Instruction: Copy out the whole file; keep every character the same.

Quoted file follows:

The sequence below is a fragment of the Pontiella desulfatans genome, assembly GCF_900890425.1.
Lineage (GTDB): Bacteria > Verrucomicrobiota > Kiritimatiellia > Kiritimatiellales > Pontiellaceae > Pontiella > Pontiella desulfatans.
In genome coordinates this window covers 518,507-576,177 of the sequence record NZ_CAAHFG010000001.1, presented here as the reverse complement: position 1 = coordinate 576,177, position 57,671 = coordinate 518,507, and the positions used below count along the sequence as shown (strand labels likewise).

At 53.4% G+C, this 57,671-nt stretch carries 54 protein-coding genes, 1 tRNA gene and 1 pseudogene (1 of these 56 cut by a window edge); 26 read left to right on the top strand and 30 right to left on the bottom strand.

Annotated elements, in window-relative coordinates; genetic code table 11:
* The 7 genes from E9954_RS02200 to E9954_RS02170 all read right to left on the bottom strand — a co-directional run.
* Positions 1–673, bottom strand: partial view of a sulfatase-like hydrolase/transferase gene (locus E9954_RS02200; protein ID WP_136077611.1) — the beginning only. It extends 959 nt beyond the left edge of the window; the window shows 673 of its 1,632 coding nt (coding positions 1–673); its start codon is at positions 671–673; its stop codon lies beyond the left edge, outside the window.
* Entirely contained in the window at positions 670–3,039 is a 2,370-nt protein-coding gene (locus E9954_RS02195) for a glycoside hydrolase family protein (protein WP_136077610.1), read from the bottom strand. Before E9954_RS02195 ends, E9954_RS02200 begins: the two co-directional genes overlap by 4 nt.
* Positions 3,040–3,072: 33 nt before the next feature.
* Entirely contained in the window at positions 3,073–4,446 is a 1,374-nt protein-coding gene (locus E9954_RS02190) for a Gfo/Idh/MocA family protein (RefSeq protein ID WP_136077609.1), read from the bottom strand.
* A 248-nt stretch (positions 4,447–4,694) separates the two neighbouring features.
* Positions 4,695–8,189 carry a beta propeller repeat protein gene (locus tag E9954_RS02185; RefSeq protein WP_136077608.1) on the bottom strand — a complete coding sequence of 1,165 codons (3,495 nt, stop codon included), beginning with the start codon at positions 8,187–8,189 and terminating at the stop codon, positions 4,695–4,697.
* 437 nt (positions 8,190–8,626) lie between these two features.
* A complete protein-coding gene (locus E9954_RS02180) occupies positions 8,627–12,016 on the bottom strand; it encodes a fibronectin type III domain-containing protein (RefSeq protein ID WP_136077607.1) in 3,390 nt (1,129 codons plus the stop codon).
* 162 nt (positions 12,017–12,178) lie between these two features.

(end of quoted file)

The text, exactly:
The sequence below is a fragment of the Pontiella desulfatans genome, assembly GCF_900890425.1.
Lineage (GTDB): Bacteria > Verrucomicrobiota > Kiritimatiellia > Kiritimatiellales > Pontiellaceae > Pontiella > Pontiella desulfatans.
In genome coordinates this window covers 518,507-576,177 of the sequence record NZ_CAAHFG010000001.1, presented here as the reverse complement: position 1 = coordinate 576,177, position 57,671 = coordinate 518,507, and the positions used below count along the sequence as shown (strand labels likewise).

At 53.4% G+C, this 57,671-nt stretch carries 54 protein-coding genes, 1 tRNA gene and 1 pseudogene (1 of these 56 cut by a window edge); 26 read left to right on the top strand and 30 right to left on the bottom strand.

Annotated elements, in window-relative coordinates; genetic code table 11:
* The 7 genes from E9954_RS02200 to E9954_RS02170 all read right to left on the bottom strand — a co-directional run.
* Positions 1–673, bottom strand: partial view of a sulfatase-like hydrolase/transferase gene (locus E9954_RS02200; protein ID WP_136077611.1) — the beginning only. It extends 959 nt beyond the left edge of the window; the window shows 673 of its 1,632 coding nt (coding positions 1–673); its start codon is at positions 671–673; its stop codon lies beyond the left edge, outside the window.
* Entirely contained in the window at positions 670–3,039 is a 2,370-nt protein-coding gene (locus E9954_RS02195) for a glycoside hydrolase family protein (protein WP_136077610.1), read from the bottom strand. Before E9954_RS02195 ends, E9954_RS02200 begins: the two co-directional genes overlap by 4 nt.
* Positions 3,040–3,072: 33 nt before the next feature.
* Entirely contained in the window at positions 3,073–4,446 is a 1,374-nt protein-coding gene (locus E9954_RS02190) for a Gfo/Idh/MocA family protein (RefSeq protein ID WP_136077609.1), read from the bottom strand.
* A 248-nt stretch (positions 4,447–4,694) separates the two neighbouring features.
* Positions 4,695–8,189 carry a beta propeller repeat protein gene (locus tag E9954_RS02185; RefSeq protein WP_136077608.1) on the bottom strand — a complete coding sequence of 1,165 codons (3,495 nt, stop codon included), beginning with the start codon at positions 8,187–8,189 and terminating at the stop codon, positions 4,695–4,697.
* 437 nt (positions 8,190–8,626) lie between these two features.
* A complete protein-coding gene (locus E9954_RS02180) occupies positions 8,627–12,016 on the bottom strand; it encodes a fibronectin type III domain-containing protein (RefSeq protein ID WP_136077607.1) in 3,390 nt (1,129 codons plus the stop codon).
* 162 nt (positions 12,017–12,178) lie between these two features.